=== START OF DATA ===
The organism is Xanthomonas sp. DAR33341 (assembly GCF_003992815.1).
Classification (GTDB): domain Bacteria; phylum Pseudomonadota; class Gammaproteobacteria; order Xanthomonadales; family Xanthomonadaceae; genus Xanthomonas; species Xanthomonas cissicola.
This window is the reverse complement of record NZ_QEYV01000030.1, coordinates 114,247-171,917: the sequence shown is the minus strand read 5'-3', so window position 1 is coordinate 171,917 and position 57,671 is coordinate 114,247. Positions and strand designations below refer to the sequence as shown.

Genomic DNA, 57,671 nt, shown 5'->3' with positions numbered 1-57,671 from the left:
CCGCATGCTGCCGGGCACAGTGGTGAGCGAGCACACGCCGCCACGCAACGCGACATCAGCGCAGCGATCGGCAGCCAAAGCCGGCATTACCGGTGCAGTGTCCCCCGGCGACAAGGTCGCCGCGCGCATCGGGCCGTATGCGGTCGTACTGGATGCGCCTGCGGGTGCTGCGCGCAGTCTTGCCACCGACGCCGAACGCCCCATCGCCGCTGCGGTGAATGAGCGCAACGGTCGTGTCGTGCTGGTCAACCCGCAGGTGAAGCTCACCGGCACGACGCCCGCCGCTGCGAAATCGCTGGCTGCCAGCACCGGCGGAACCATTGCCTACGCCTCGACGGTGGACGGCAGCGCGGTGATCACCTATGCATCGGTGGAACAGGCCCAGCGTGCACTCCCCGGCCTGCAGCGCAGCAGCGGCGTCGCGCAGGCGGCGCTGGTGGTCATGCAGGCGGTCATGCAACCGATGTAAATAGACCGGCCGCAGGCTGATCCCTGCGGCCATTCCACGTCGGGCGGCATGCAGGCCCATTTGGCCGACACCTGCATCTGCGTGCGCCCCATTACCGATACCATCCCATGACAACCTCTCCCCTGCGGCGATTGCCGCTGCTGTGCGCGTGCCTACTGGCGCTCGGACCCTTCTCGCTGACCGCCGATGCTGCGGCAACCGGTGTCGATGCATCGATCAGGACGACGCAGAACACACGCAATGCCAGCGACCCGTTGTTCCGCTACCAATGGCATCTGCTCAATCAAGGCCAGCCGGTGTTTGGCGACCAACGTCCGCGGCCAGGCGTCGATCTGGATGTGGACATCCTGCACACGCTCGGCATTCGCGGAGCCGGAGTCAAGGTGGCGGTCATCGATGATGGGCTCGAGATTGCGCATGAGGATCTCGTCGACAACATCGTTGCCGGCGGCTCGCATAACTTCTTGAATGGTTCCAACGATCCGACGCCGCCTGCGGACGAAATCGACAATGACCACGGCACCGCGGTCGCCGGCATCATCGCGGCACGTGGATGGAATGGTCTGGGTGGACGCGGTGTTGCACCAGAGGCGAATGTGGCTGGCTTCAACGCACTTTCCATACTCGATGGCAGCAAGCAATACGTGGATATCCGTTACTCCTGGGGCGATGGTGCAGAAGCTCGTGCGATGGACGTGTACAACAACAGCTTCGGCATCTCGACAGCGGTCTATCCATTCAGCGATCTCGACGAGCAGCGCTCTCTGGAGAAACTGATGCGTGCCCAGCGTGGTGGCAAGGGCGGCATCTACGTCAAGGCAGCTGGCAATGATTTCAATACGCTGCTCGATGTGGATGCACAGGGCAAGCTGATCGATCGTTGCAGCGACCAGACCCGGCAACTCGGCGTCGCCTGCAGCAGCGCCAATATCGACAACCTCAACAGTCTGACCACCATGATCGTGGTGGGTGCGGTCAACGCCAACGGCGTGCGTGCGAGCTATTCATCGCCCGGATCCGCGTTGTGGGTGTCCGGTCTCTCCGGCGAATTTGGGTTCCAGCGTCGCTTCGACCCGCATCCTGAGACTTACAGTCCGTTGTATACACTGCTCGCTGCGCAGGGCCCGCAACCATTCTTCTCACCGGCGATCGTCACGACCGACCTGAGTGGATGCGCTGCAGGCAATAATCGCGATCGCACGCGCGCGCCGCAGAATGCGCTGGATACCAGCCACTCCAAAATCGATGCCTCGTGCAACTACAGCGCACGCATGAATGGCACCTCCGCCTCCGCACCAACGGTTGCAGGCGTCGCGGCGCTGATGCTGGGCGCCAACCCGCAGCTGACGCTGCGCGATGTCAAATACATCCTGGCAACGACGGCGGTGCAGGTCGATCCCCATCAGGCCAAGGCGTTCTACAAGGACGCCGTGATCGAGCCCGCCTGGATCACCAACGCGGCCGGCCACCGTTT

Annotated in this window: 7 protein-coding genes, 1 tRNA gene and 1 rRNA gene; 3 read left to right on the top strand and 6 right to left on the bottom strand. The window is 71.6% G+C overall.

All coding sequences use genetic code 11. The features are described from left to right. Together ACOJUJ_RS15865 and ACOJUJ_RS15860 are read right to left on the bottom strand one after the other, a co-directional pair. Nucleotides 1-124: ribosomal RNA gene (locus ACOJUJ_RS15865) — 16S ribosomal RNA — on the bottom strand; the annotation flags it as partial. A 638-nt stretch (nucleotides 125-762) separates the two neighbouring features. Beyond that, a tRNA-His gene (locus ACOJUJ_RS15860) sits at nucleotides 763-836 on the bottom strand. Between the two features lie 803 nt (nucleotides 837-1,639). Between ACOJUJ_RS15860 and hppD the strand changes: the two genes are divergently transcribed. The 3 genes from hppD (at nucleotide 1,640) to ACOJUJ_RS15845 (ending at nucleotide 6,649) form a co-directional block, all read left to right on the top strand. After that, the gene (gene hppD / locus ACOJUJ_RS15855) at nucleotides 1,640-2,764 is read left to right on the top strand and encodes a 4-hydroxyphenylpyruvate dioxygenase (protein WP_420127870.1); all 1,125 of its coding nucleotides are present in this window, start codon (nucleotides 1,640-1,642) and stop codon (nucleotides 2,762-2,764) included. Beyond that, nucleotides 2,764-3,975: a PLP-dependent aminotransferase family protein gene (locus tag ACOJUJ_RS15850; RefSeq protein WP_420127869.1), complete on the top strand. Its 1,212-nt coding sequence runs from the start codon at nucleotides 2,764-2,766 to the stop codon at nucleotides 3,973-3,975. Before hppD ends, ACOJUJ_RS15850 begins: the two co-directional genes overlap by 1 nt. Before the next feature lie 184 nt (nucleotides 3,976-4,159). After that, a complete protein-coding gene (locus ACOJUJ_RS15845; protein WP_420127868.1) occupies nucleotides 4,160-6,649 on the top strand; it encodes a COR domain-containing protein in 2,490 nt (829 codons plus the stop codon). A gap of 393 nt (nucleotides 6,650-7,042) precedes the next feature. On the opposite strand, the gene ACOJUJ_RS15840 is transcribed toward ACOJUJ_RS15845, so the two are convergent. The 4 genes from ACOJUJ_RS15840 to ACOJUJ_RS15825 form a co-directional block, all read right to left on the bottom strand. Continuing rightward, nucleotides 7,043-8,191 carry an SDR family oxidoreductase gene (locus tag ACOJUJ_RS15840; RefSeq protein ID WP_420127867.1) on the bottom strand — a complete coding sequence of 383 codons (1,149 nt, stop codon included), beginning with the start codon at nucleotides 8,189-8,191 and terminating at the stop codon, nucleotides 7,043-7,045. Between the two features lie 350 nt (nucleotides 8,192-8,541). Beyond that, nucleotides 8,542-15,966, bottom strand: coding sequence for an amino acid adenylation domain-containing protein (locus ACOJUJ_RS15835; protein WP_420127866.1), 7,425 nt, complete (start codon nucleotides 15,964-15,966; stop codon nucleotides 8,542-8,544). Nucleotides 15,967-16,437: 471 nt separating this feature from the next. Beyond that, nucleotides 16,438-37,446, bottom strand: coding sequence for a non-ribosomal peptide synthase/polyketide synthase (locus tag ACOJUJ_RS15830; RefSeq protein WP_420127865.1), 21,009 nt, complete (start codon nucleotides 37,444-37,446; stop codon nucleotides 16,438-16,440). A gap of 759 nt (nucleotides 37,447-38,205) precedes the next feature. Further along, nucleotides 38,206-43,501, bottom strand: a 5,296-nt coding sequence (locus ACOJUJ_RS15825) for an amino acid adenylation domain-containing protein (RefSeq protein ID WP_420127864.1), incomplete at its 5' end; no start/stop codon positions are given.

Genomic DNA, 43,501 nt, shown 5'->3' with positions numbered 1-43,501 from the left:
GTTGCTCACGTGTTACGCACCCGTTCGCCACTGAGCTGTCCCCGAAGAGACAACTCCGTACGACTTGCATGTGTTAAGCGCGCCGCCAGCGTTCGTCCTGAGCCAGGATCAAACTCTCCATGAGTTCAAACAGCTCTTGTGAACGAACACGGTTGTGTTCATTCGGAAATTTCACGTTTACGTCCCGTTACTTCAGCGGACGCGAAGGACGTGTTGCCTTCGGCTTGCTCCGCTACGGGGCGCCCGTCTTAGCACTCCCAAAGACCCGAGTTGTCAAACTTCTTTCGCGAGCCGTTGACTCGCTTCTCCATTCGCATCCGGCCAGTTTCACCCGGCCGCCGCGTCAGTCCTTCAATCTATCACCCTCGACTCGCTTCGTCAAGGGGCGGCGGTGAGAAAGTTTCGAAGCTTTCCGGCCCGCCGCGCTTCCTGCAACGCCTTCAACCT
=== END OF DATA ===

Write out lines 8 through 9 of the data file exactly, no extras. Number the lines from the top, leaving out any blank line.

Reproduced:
Genomic DNA, 43,501 nt, shown 5'->3' with positions numbered 1-43,501 from the left:
GTTGCTCACGTGTTACGCACCCGTTCGCCACTGAGCTGTCCCCGAAGAGACAACTCCGTACGACTTGCATGTGTTAAGCGCGCCGCCAGCGTTCGTCCTGAGCCAGGATCAAACTCTCCATGAGTTCAAACAGCTCTTGTGAACGAACACGGTTGTGTTCATTCGGAAATTTCACGTTTACGTCCCGTTACTTCAGCGGACGCGAAGGACGTGTTGCCTTCGGCTTGCTCCGCTACGGGGCGCCCGTCTTAGCACTCCCAAAGACCCGAGTTGTCAAACTTCTTTCGCGAGCCGTTGACTCGCTTCTCCATTCGCATCCGGCCAGTTTCACCCGGCCGCCGCGTCAGTCCTTCAATCTATCACCCTCGACTCGCTTCGTCAAGGGGCGGCGGTGAGAAAGTTTCGAAGCTTTCCGGCCCGCCGCGCTTCCTGCAACGCCTTCAACCT